“Nanomaterials are not only used in consumer products, but also in new and innovative medical treatments. Research has shown that nanoparticles can be used to damage and even destroy cancer cells from within”-European Chemicals Agency

But why do we need Nanotechnology if there are other treatments available?

Firstly, Nanotechnology is about working with matter at extremely small sizes. This is beneficial to Cancer research because scientists are able to work at a smaller level and see new things. Secondly, Nanotechnology makes it possible to engineer nanomaterials and make use of their special properties in cancer treatments.

How does it work in Cancer Treatments?

One of the ideas behind Nanotechnology in Cancer treatment is it tries to target the effect of anti-cancer drugs more precisely. More accurately targeted treatment prevents us from harming healthy cells. Therefore, the side effects are limited.

This has been tested on mice and proven successful. To inject a particular type of nanoparticle directly into the cancerous tumor. After the injection, a laser heats up the nanoparticles which then damages or even kills the cancer cells.

Early Diagnosing:

Nanotechnology manipulates molecules into devices that are able to latch onto Cancer cells during the early stages of Cancer. Using Nanotechnology could help researchers detect Cancer cells quicker when they are in small clumps.

“Here, when cancer cells (cell nuclei in blue) were treated with antibody-conjugated nanoparticles, the antibodies (red) and the nanoparticle cores (green) separated into different cellular compartments. Such knowledge may lead to improved methods of cancer detection in vivo as well as better nanoparticle-based treatments.” The National Cancer Institute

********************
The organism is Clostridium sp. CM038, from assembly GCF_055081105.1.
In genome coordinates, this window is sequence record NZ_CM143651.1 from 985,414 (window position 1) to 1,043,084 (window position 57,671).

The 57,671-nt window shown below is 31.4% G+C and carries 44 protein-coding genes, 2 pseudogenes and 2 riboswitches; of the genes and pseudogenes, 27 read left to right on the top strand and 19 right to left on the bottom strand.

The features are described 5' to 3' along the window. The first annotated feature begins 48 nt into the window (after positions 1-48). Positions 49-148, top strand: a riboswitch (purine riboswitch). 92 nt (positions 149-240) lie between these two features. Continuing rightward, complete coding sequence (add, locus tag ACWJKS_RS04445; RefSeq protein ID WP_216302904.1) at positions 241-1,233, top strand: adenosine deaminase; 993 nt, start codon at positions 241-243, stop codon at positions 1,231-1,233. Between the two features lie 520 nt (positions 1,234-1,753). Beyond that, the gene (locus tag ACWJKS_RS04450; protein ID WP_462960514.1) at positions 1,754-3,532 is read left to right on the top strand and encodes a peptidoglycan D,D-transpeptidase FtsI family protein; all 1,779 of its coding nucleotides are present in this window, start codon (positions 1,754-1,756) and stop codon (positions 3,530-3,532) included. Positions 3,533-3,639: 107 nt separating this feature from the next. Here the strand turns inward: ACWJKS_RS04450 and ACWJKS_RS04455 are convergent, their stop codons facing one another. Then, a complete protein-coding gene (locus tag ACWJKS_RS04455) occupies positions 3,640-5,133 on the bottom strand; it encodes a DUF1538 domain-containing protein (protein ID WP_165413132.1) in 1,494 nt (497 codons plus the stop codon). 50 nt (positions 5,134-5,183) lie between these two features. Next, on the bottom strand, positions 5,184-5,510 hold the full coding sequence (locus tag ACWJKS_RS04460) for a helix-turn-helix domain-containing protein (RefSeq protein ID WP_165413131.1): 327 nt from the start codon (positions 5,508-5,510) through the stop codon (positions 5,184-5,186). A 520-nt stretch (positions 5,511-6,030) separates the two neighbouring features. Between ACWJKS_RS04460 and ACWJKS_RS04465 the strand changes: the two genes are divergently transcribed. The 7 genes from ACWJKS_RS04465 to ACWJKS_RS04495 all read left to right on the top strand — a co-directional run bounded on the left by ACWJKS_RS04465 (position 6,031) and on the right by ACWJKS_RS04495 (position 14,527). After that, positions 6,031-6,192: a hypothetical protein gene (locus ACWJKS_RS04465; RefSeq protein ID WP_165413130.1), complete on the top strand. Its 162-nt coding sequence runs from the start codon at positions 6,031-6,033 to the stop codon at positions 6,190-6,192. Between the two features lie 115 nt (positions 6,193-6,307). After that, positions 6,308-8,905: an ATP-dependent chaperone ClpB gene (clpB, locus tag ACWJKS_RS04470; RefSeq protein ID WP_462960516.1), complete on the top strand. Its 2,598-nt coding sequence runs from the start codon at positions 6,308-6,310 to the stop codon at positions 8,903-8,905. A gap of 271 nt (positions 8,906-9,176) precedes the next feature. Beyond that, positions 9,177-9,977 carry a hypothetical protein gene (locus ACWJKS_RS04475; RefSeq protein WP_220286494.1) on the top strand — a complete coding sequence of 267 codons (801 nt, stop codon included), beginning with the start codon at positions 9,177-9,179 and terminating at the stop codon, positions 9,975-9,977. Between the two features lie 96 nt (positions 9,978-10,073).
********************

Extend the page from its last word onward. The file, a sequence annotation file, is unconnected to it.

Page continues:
Tumor Detection and Nanotechnology

Usually, Nano-drug delivery is stopped by tissue barriers before the drug can reach the tumor site. These barriers can affect the transport of nanoparticles or nanomedicine into the tumor mass.

Therefore, researchers had to design a strategy to overcome these barriers to improve Cancer treatments.

The Enhanced Permeability and Retention Effect (EPR) is the build-up of numerous molecules of different sizes in the tumor. Through the EPR effect, nanoparticles larger than 8 nm (between 8–100 nm) can target tumors and freely pass through large areas.

The majority of current nanomedicines used for solid tumor treatment rely on the EPR effect to improve treatments.

Targeted Drug Delivery:

Nanotechnology is at the forefront of targeted drug delivery to kill Cancer cells.

For example, nanoparticles can be used for destroying tumors. This is done when Hyperthermia agents are injected into the tumor. These agents are then activated to produce heat and destroy Cancer cells locally either by magnetic fields, X-Rays, or light.

Adding existing chemotherapy drugs or genes into tumor cells via nanomaterials allows much more specialized delivery and eventually reduces the number of drugs absorbed by the patient. This is the better option since it leads to an equal impact with Nanotechnology than extremely strong doses of Chemotherapy.

This is just a list of types of Nano-Scale Delivery Systems used in the body

Recent News:

“Nanoparticles are delivered to the immunosuppressive (M2) macrophages inside the tumor (left). The macrophages take up the nanoparticles and the genetic instructions (mRNA) help them produce proteins (center) that turn them into inflammatory (M1) macrophages that can attack cancer cells (right).” -Fred Hutchinson Research Center

Our immune system cells usually do a great job of keeping us healthy, but sometimes things go wrong, and then Cancer forms.

Nanotechnology could be used by redirecting immune cells to attack and shrink tumors. A recent study was published by Nature Communications by scientists at Fred Hutchinson Cancer Research Center. These scientists tested mice and found that changing genetic code alters immune-suppressing cells into Cancer-fighting cells. They showed that if you reprogram these cells, it can help create an anti-cancer immune response that can eventually clear tumors in certain Cancers.


Targeted Drug Delivery and Tumor detection at an earlier phase is a benefit of using Nanotechnology.

Innovator at The Knowledge Society